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via @GeniusBarTales

Yesterday it was my birthday (getting old!). All day my phone was buzzing with texts, tweets and facebook updates, wishing me for the day, and saying lovely things. When I got home my flatmate had bought me flowers and there was a pile of cards from people I love telling me how much they love me too. I felt, as I think you probably ought to on your birthday, very special.

One of my work colleagues finished work at our company yesterday too. We shut up the office and headed out to celebrate her for the afternoon. We had mocked up a magazine cover with fake coverlines about her to give her as a leaving card, and we’d all written how valuable she had been to us, and how much we would miss her on the back. Our managing director gave her a speech that was full of high praise. I hope she felt the deep appreciation we have for her.

And then at the end of the day came the news that Steve Jobs had finally succumbed to the cancer he’s been fighting for years. Around the globe people paid tribute to his genius, his creativity, his inventiveness and his persistence in the face of opposition. The irony of reading his obituary on my iPhone as I travelled into work wasn’t lost on me. He was part of a revolution in how we communicate with one another. A truly remarkable person.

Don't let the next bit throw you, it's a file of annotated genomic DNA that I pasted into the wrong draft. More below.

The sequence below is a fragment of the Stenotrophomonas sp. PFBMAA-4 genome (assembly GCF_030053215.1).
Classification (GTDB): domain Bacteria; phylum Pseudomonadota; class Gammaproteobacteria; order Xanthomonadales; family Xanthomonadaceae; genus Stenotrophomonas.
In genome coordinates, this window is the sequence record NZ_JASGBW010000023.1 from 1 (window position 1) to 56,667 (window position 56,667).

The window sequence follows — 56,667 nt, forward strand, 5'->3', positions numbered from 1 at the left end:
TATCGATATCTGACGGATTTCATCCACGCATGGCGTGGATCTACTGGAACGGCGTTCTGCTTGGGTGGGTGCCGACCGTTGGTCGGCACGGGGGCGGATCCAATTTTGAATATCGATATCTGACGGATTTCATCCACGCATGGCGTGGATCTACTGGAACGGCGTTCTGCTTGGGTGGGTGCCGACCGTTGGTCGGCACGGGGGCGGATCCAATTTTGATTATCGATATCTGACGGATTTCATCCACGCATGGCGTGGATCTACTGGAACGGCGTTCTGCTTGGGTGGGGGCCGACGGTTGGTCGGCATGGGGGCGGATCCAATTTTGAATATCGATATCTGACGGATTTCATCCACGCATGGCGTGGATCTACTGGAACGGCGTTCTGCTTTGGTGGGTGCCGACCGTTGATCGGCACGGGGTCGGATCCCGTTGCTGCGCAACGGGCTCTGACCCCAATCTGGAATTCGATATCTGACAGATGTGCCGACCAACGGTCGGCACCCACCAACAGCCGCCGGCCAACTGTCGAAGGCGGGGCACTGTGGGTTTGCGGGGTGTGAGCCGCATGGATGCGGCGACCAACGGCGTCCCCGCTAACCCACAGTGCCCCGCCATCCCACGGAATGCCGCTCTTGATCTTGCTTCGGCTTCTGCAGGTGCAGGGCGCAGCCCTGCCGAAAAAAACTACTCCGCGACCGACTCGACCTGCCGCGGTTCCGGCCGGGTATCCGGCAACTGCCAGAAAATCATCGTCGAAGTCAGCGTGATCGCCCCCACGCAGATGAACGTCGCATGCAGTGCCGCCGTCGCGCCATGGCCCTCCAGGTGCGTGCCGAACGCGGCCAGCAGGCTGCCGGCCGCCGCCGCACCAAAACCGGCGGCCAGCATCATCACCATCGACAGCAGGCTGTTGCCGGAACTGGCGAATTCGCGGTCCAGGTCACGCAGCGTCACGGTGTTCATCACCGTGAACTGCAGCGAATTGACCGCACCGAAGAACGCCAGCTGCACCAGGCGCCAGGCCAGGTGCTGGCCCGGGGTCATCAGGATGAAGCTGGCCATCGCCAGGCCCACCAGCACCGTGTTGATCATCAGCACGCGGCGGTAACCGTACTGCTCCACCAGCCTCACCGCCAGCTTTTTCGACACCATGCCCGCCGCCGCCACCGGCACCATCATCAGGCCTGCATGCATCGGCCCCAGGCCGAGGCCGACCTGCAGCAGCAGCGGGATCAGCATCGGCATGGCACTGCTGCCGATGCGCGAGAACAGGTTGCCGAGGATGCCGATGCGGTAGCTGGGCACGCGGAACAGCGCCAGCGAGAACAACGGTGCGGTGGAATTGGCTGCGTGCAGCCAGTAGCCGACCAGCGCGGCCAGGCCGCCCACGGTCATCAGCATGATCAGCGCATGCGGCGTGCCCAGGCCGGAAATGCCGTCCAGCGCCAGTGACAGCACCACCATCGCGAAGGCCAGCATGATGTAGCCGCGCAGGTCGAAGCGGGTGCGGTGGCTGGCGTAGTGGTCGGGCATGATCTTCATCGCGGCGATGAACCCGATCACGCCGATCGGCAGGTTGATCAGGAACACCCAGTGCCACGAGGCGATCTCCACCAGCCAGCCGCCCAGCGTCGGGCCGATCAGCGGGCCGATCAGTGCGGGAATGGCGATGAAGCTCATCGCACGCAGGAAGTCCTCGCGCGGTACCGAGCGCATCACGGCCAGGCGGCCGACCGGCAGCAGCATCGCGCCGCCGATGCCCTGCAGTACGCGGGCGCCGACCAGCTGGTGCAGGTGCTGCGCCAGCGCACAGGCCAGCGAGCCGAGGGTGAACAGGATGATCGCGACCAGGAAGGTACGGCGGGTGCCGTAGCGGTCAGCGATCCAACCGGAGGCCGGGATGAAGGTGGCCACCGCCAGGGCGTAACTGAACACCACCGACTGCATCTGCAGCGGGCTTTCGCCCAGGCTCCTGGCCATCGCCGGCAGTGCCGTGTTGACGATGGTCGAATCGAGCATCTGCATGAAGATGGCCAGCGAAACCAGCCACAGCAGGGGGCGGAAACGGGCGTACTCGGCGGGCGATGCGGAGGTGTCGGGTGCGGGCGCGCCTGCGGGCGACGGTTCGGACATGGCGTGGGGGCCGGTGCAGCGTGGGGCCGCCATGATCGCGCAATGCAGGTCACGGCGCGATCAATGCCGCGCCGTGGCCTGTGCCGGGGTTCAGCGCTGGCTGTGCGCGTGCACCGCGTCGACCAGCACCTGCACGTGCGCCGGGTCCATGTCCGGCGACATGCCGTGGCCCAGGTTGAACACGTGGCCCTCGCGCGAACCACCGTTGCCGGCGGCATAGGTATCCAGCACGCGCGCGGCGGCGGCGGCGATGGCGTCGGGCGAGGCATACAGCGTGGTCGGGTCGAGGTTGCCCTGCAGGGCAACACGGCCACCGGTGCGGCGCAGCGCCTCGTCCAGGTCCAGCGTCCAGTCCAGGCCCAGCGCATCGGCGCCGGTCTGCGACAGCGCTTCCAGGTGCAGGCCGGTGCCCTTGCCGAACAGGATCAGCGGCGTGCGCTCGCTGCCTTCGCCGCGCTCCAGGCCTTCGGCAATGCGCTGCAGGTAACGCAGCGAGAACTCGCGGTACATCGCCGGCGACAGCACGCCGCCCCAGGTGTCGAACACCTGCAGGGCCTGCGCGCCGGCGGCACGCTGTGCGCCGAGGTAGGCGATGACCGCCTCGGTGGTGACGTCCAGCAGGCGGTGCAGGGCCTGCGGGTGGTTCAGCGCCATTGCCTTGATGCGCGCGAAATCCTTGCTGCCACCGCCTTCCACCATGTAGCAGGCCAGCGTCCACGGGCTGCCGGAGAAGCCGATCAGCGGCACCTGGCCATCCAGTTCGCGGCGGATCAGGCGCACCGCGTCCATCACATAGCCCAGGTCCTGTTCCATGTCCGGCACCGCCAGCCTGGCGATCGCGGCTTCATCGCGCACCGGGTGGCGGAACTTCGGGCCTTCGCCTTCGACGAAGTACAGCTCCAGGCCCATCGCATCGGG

It’s a curious quality of humanity that not a single one of us is identical to another one of us, who has lived, is living or will live. There is, and only ever will be, one version of you. Meandthegirlfromclapham version 1.0. And the fact of our living has an effect on those close to us, and those who we will never meet.

Some people receive more acclaim in their lifetimes than others. Some never live to hear it, like the Nobel Medicine prize winner, Ralph Steinman, who died a day or two before the announcement was made. And some never receive it at all.

Famous or not, known by many or by few, every one of us is remarkable with a remarkable contribution to make.

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